CP: Pelvic floor physical therapy can be helpful for people who experience pain from endometriosis. Uterine pain or pain from endometriosis adhesions [and lesions] can cause the surrounding muscles to protectively contract to guard the area of pain. When this occurs repeatedly over time, it can create areas of muscle tightness and pain about the pelvis, pelvic floor/vagina, abdomen, and back. Physical therapy addresses the musculoskeletal system and soft tissue dysfunction contributing to this pain.
Adhesions are tissues that form during the healing process in response to injury, binding two structures together. Adhesions can be a result of endometriosis itself, surgery, or an injury. Whether one has surgery or not, untreated endometriosis can be accompanied by adhesions. In one study of 109 women with endometriosis, 37.6% were found to have adhesions upon laparoscopy, though a few studies report up to 82% of women with endometriosis have adhesions. These adhesions can cause pain, which pelvic floor physical therapy can address.
MS: When should someone with endometriosis go to pelvic floor physical therapy?
CP: Someone with endometriosis should come to pelvic floor physical therapy if they experience pelvic, abdominal, or back pain in general but specifically if it is interfering with completing activities throughout the day, exercises, recreation, sexual activity, and work. We can determine if the pelvic floor muscles or abdominals are contributing to your symptoms and provide treatment if needed.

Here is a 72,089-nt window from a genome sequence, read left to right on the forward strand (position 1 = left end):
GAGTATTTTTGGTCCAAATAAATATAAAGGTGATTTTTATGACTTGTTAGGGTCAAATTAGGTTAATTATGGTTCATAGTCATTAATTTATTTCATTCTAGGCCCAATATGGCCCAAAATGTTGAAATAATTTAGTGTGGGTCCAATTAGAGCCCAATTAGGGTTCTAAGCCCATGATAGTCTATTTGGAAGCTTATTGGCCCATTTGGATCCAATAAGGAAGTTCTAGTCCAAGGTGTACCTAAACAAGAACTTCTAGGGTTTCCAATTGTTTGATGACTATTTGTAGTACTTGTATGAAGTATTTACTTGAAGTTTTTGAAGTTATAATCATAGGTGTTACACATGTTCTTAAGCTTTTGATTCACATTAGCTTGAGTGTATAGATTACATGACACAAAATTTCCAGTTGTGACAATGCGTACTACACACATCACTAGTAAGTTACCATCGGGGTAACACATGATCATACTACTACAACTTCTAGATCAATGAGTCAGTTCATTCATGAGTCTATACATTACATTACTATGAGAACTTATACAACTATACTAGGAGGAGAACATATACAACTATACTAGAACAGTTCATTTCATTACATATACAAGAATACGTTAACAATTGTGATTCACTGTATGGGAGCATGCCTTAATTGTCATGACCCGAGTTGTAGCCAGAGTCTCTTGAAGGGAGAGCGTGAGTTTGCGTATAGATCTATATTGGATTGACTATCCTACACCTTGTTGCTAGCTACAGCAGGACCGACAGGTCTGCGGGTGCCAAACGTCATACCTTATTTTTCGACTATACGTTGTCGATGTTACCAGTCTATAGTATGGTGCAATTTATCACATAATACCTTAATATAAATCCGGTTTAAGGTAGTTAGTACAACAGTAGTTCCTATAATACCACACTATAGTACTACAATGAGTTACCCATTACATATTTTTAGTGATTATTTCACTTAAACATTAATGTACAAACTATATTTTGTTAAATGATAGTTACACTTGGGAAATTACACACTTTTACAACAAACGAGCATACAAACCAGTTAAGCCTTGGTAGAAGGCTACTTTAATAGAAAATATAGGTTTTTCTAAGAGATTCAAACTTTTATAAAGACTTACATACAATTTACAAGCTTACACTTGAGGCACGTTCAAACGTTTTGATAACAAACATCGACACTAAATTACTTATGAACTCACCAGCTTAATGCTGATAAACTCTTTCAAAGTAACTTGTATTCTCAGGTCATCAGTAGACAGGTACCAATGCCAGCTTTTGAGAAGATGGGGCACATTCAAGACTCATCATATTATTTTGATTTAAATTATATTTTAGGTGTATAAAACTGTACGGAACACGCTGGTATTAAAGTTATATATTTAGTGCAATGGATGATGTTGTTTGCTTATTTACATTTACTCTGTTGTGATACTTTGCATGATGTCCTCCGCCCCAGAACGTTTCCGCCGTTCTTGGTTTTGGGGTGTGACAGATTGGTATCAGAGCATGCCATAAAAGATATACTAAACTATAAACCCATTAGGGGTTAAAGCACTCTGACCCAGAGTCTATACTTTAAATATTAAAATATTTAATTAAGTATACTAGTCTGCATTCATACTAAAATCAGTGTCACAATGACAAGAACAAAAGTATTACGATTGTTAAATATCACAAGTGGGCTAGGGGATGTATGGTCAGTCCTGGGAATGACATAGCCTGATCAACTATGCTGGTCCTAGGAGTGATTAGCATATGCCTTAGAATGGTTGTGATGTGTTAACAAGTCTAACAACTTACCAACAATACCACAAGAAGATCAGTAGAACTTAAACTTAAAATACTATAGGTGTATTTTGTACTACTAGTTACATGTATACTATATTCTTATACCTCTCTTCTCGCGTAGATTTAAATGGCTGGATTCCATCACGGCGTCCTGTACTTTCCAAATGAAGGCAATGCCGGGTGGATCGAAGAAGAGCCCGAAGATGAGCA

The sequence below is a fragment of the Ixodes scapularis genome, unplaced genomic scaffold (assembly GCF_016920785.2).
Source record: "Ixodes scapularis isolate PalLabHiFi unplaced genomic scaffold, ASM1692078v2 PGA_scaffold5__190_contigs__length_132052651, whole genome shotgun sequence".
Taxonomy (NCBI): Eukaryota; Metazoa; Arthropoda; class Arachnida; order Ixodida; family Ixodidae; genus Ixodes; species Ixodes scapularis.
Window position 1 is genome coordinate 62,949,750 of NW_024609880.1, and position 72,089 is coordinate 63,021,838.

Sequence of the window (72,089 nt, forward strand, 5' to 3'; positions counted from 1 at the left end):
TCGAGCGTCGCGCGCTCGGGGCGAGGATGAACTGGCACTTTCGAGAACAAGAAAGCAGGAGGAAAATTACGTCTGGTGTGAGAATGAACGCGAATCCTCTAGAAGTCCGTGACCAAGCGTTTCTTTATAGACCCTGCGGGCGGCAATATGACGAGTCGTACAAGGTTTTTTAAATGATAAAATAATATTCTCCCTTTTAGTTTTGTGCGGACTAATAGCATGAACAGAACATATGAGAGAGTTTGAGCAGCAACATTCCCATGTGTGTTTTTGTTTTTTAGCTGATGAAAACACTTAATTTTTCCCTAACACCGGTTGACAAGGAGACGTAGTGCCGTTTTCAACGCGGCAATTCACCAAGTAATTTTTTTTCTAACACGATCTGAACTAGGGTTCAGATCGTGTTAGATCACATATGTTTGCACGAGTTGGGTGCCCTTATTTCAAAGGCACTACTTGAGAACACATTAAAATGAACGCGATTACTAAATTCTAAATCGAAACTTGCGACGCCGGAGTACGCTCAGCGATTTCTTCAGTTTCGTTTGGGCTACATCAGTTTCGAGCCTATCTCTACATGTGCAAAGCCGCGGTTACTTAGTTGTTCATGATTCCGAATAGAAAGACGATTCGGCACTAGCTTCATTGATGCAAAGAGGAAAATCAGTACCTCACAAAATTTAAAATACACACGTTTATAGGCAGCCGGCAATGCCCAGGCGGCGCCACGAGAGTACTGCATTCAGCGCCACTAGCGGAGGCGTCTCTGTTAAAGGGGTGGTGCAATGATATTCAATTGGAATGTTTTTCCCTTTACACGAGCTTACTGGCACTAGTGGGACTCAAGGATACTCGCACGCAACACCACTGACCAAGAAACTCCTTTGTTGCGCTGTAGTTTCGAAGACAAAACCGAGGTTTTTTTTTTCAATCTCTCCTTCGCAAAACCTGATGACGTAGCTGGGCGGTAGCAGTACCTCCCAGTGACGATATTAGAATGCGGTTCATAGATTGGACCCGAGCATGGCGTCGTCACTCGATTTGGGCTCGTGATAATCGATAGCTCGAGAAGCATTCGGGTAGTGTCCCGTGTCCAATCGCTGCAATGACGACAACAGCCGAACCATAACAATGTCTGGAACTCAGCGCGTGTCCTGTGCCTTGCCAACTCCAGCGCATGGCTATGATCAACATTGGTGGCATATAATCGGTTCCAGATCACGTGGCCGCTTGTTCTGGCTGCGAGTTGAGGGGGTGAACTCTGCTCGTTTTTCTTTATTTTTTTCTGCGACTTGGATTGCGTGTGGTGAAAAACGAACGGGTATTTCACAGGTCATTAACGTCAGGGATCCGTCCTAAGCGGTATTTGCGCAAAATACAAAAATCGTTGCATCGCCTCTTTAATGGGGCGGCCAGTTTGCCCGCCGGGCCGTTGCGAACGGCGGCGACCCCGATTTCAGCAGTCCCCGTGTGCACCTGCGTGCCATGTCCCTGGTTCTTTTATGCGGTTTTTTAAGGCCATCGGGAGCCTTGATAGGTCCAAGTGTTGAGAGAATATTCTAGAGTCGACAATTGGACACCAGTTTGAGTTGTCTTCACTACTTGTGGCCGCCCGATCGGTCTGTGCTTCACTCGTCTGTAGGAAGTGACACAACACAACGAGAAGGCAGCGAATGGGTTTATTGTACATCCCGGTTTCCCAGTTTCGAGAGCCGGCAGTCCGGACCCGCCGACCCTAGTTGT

MS: What can someone expect from their first session with a pelvic floor physical therapist?
CP: The first session will most likely be having conversations about what brings you to physical therapy: your medical history, what has worked and not worked for your symptoms, your work/recreational activities, and your goals. It is very important to establish your goals and understand your experience so we can best tailor therapy to your needs.
We will discuss the anatomy of the pelvic floor/abdomen and how these areas are related to endometriosis, and the symptoms you have. You will also be given some stretches and possibly breathing techniques or other tips and tricks to start at home. If there is enough time during the first session, we will also complete more of a physical assessment.
MS: And from the following sessions?
CP: At subsequent sessions, we will assess the strength and mobility/flexibility of the back, pelvis, hips, and abdomen, as well as posture. We will also complete a pelvic floor muscle assessment. This is similar to a pelvic exam like you get for a pap, but we don’t use a speculum or stirrups. Instead, it’s just gloves and one finger intra-vaginally to assess your strength and determine which muscles could be contributing to your symptoms.